CEISMIC

MEDIANZ: Mediatisation of the Canterbury Earthquakes

5/05/2015

Since the Canterbury earthquakes, the earthquakes, recovery, and rebuild have dominated local media in Christchurch, and maintained a presence in national news. Newspapers, radio, and television media have covered stories of individual struggles and successes, as well as the wider story of the demolition, recovery, and rebuild of Christchurch. The media’s extended coverage of the earthquakes indicates that these stories resonate with the New Zealand public even four years after the events. However, with many New Zealanders living out of Christchurch, it also suggests that for most people the Canterbury earthquakes have been a primarily mediated experience.

Recently the Media Studies Journal of Aotearoa New Zealand (MEDIANZ) published a special issue about the mediatisation of the Canterbury earthquakes. Edited by Zita Joyce and Luke Goode, the issue examines the role of media in times of crisis, using the 2010 and 2011 Canterbury earthquakes as a case study. The five articles and introduction from this journal have been added to CEISMIC this week. The topics covered include: the vital role of radio after the 4 September 2010 earthquake, the emergence of crisis mapping in disaster management and communications, and the role ‘traditional’ news media’ played after the 22 February 2011 earthquake.

Heroic Radio: a study of radio responses to the aftermath of the September 2010 earthquake in Christchurch, New Zealand

“Heroic Radio” is a case study conducted by Ruther Zanker from the New Zealand Broadcasting School at the Christchurch Polytechnic Institute of Technology. The case study examines radio’s performance in the immediate aftermath of the 4 September 2010 earthquake. Zanker uses media commentary, interviews, and transcripts of broadcasts to compare the performances of Radio New Zealand National, the Radio Network’s Newstalk ZB all-night talkback show with Bruce Russell, and MediaWorks’ Radio Live overnight talkback show with Dudley Stace. Through these comparisons she explores the role of radio after the 4 September 2010 earthquake and during future crises.

Against the Odds: community access radio broadcasting during the Canterbury Earthquakes – some reflection on Plains FM 96.9

“Against the Odds” is a paper written by Brian Pauling, programme leader and researcher at the New Zealand Broadcasting School of CPIT in Christchurch, and Nicki Reece, manager of the Plains FM radio station. Pauling and Reece interviewed staff, volunteers, and broadcasters from Plains FM about their experience in the aftermath of the 4 September 2010 earthquake. The interviews were used to examine the unique role Plains FM played in the days following the earthquake. Pauling and Reece also attempted to locate the interviewees’ stories within the concepts of civic engagement, social utility, and media theory.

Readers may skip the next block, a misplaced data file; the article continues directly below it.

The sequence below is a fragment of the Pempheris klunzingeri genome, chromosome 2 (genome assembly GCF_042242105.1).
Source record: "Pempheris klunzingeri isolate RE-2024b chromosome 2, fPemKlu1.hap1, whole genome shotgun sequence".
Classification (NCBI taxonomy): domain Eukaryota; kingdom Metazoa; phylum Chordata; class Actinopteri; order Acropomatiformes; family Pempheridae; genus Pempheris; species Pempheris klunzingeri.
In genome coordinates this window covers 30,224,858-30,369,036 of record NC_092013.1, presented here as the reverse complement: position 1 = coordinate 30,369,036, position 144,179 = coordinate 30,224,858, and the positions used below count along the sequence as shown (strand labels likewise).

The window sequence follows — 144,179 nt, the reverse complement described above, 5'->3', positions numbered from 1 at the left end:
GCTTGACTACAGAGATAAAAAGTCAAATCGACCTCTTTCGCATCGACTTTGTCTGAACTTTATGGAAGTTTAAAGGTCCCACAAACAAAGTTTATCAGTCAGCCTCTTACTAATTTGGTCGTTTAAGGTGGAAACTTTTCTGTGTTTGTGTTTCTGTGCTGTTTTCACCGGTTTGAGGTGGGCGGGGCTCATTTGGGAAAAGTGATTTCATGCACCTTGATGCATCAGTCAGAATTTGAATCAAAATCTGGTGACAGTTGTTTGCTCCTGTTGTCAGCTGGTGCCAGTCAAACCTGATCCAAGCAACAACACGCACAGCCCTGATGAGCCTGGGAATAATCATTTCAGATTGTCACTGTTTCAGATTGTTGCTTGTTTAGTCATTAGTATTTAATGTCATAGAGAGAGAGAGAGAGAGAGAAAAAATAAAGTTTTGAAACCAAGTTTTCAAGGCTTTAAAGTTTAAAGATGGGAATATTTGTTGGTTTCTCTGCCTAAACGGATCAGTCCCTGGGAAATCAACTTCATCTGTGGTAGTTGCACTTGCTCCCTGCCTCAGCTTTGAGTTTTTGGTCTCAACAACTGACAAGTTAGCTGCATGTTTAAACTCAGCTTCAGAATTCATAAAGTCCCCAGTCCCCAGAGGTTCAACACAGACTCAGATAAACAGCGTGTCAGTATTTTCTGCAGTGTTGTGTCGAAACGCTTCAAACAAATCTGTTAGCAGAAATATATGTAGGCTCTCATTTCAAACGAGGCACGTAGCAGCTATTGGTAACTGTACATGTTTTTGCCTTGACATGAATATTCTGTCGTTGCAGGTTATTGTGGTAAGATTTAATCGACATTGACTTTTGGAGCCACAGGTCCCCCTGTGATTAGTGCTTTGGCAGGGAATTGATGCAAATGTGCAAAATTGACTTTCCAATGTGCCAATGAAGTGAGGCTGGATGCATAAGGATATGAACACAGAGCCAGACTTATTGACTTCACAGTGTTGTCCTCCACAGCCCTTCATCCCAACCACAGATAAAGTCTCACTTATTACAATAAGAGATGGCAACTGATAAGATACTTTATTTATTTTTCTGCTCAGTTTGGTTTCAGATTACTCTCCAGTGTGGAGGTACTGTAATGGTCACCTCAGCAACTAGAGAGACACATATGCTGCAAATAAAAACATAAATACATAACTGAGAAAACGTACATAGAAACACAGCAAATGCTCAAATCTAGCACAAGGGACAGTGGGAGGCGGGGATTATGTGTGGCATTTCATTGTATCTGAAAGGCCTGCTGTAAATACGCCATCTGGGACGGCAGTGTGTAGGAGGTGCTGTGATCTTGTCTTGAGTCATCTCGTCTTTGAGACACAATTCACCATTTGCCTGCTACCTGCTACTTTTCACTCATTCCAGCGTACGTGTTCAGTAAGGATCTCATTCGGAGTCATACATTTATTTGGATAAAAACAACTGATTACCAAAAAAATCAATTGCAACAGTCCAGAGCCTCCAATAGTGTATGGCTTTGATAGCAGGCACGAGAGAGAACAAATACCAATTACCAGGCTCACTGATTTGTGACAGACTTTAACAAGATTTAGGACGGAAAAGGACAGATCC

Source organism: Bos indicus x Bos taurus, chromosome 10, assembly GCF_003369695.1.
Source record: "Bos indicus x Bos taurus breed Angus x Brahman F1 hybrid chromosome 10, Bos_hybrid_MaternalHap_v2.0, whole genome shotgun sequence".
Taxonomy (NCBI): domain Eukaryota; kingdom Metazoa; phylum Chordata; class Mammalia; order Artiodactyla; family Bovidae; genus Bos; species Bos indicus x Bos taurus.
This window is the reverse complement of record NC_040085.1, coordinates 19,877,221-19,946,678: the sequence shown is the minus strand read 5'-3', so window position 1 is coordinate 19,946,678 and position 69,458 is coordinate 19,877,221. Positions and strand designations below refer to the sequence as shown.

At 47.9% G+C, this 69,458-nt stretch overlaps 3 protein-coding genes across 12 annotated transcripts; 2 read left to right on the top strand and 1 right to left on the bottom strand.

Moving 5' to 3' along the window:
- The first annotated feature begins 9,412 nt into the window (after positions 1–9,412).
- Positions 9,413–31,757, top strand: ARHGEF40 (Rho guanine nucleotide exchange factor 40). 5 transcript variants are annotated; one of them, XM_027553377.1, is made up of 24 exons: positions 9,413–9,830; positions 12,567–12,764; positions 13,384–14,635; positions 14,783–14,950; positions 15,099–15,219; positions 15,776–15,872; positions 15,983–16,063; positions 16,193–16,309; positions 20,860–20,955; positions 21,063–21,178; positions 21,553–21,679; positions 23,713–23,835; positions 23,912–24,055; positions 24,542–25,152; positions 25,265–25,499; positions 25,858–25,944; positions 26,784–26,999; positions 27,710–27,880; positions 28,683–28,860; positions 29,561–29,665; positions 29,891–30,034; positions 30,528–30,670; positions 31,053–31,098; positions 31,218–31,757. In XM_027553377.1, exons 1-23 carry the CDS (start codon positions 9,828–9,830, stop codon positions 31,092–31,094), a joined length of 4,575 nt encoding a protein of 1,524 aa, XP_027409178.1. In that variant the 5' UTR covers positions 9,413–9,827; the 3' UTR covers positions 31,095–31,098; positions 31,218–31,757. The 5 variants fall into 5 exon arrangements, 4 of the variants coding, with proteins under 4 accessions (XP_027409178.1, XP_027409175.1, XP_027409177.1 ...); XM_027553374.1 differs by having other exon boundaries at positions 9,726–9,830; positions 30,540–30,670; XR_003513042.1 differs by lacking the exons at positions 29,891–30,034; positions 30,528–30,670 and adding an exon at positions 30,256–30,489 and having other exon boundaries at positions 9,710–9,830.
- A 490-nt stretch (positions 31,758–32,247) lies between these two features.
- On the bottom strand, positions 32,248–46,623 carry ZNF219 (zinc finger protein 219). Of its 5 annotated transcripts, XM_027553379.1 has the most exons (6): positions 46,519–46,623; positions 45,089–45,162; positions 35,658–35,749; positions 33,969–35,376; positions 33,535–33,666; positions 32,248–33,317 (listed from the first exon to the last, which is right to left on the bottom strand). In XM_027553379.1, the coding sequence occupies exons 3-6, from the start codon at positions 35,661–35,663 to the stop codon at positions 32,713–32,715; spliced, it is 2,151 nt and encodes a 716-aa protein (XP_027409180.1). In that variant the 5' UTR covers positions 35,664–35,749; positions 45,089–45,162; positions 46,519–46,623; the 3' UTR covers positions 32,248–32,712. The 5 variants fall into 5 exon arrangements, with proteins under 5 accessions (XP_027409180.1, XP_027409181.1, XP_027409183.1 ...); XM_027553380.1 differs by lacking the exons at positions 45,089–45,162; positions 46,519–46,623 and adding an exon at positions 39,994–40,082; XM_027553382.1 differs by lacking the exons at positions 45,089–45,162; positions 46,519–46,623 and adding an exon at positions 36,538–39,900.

Social Media, Crisis Mapping and the Christchurch Earthquakes of 2011

This article examines the emergence of crisis mapping in the aftermath of disasters. Crisis mapping is a modern technique where information from social media, text messages, satellite images, and traditional news channels are geo-referenced and plotted on maps. These maps are updated continuously as new information is received or events unfold, giving users a real-time representation of events where and when they occur. This article examines whether the use of crisis mapping in Christchurch after the 22 February 2011 earthquake has been described and contextualised. It also considers whether the benefits of crisis mapping and other technologies based off shared public information have been adequately examined.

www.useless.com: crisis communications on shaky ground

This article uses quantitative and qualitative survey data to challenge the perceptions that social media and new technologies are widely accessible and useful during a natural disaster.  It explores the way that complex urban infrastructures become perceived as simple objects (‘blackboxing’) until they fail during natural disasters (‘un-blackboxing’). The articles also investigates the way that location affects the use and availability of social media and other technologies during disasters by examining the information-seeking methods of residents in different parts of Christchurch after the 22 February 2011 earthquake.

Quake Aftermath: Christchurch journalists’ collective trauma experience and the implications for their reporting

“Quake Aftermath” was written by Sean Scanlon, news editor of The Press newspaper and tutor for the University of Canterbury Journalism Diploma programme. It uses a theory of collective trauma to analyse 33 one-on-one interviews with Christchurch-based journalists working for broadcast outlets after the 22 February 2011 earthquake. Scanlon argues that journalists had “a greater identification and attachment to their audience post-earthquake” and that this attachment leads them to “view sources differently, use those sources differently, and see advocacy as a keystone of their news works after the disaster”.